Video and poll: Impact of Minnesota's aging population?
In the coming weeks, we'll be posting a series of interviews on a range of topics that impact or are impacted by transportation. To help frame the future of transportation, it’s important to understand Minnesotan’s expectations and desires for the future economy, environment and quality of life.
Gillaspy points to two big trends: an aging Minnesota and fewer government resources (also a product of an aging population). Twenty years from now Minnesotans will be much older than today.
In 1950, Minnesotans aged 18-24 just outnumbered those aged 65+ (300,000 to 270,000). In 2010, younger Minnesotans (540,000) are well outnumbered by retirees (680,000), and this disparity will continue to grow. By 2030, there will be 2.5 times as many seniors as young people in Minnesota (1,290,000 versus 530,000). Source Minnesota State Demographers Office.
Which 2 of the following do you think will be most impacted by aging?
- Housing patterns
- Health care
- Public transportation
In what way do you think the two you selected above will be different?
- We will have much greater need of housing in proximity to businesses and services (groceries, medical clinics, etc.). This will mean higher density almost everywhere but will also mean planning done to make walking and use of public transit not just possible, but convenient and encouraged.
- For health care the demand will be through the roof. In terms of housing, we will need more options for the elderly so they can live independently.
- Housing patterns will change to address the shift in a much larger elderly population. There will be (or at least need to be) many more elderly living options in urban areas that are served by transit, have accessibility to bicycle/pedestrian facilities, or are specifically located in or near mixed used, higher density development with a mix of amenities in close proximity such as grocery stores, health facilities, recreation, etc.
The elderly population consumes and uses the majority of state and federal budgets allocated for healthcare. I once heard that we as Americans consume in healthcare dollars more in the last couple years of life than all of the previous years combined. We as a society need to start thinking about when major health care decisions need to be made in terms of the cost to society and the system and benefit to the person receiving treatment. Example: An elderly person that has terminal cancer. Do we as a society do what we can to make the individual comfortable during the remaining time left or on the opposite spectrum, operate to remove some of the cancer and create an unneeded fiscal draw on the system?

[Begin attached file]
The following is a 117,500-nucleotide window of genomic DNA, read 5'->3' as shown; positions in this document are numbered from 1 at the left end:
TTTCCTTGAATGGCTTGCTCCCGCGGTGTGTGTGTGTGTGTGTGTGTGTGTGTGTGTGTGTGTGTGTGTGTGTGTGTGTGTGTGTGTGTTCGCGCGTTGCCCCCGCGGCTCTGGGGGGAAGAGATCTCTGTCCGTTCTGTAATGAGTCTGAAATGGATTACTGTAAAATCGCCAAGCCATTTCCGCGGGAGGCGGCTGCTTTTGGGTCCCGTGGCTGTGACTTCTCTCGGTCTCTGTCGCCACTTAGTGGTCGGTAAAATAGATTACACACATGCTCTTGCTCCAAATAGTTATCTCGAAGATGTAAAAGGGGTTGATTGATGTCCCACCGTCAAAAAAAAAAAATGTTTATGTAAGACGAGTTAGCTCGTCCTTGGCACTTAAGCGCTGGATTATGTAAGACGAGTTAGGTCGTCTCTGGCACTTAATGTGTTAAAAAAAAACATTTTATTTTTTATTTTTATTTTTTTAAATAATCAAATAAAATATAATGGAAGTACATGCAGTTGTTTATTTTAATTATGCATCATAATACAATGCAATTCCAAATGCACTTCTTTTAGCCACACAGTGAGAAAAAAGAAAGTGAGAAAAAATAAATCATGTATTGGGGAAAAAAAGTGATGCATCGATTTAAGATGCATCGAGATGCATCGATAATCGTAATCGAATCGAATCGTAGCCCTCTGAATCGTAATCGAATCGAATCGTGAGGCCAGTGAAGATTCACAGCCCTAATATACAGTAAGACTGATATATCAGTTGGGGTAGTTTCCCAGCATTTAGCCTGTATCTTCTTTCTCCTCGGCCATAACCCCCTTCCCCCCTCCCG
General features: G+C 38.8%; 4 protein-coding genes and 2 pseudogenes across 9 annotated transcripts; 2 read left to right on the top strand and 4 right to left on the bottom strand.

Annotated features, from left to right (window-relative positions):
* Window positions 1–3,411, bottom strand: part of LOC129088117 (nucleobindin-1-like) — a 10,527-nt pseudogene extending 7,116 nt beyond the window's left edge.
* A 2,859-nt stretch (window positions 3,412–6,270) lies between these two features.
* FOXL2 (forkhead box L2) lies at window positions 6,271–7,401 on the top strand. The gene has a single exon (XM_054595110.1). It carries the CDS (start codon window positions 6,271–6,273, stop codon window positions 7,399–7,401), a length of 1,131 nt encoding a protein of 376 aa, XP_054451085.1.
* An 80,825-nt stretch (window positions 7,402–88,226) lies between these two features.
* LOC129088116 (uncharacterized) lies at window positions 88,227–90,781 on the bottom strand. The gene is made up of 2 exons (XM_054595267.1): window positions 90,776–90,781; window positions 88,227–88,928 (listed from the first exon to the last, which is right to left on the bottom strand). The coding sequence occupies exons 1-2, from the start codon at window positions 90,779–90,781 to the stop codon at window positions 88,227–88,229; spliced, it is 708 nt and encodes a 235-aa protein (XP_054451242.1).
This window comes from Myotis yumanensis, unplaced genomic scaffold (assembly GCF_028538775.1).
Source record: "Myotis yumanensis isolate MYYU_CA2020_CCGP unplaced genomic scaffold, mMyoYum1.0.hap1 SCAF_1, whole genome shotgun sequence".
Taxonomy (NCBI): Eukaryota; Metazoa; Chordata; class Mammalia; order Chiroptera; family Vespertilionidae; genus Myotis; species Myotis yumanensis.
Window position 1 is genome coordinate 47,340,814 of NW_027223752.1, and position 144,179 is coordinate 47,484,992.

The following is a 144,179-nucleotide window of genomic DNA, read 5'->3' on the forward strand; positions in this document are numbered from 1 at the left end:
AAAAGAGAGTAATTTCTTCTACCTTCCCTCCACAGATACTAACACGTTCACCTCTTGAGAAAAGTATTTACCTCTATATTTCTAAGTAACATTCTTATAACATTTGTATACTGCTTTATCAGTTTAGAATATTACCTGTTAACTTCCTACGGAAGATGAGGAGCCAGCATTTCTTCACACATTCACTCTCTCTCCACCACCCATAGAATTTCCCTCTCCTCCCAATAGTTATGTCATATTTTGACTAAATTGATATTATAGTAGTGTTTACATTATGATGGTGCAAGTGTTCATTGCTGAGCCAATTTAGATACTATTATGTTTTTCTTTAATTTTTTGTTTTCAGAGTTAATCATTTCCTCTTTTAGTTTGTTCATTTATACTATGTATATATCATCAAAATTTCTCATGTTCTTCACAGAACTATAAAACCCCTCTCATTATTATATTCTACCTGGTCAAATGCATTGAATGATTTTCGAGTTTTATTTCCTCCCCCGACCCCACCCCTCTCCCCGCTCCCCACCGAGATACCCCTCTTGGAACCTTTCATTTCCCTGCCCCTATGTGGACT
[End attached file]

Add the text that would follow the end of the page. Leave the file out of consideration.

- We will have an exponentially greater health care need and a lot fewer people in the workforce to do the work.
Tell us more about how communities and transportation will need to change to accommodate our increasingly aging and diverse population.
A few examples:
* Making public transportation more disability-friendly
* New car technology
* Larger/easier to read street signs
* Expanded delivery services to help people age in place
- We must keep our elderly residents independent for as long as possible. That means providing transportation that works for that demographic. Public transit and walking are two of the primary modes used by this group. We will need policies like Complete Streets and much more bus and rail infrastructure to keep our community healthy.
- Increased service to/from elderly communities.
Increased ADA compliance with transportation system, including bike/ped. facilities, transit stops and buses, signal systems, etc.
Increased voice recognition systems and signal systems with visual and sound accompaniment.
- We need to expand our system and make public transit more accessible to all.
- I think better land use policies would help, such as allowing land to be used for higher density uses if needed. Seniors are less likely to want the cost and responsibility of a single family home and more likely to want the lower cost and responsibility of townhomes, condos, co-ops, and apartments - all under the rubric of multi-family housing. I see greater want for proximity of services and less dependence on cars due to health issues, safety, and cost. I personally don't favor age-in-place as I feel it can shift costs from retiree to worker to provide services, but I believe that a sizable number will favor it.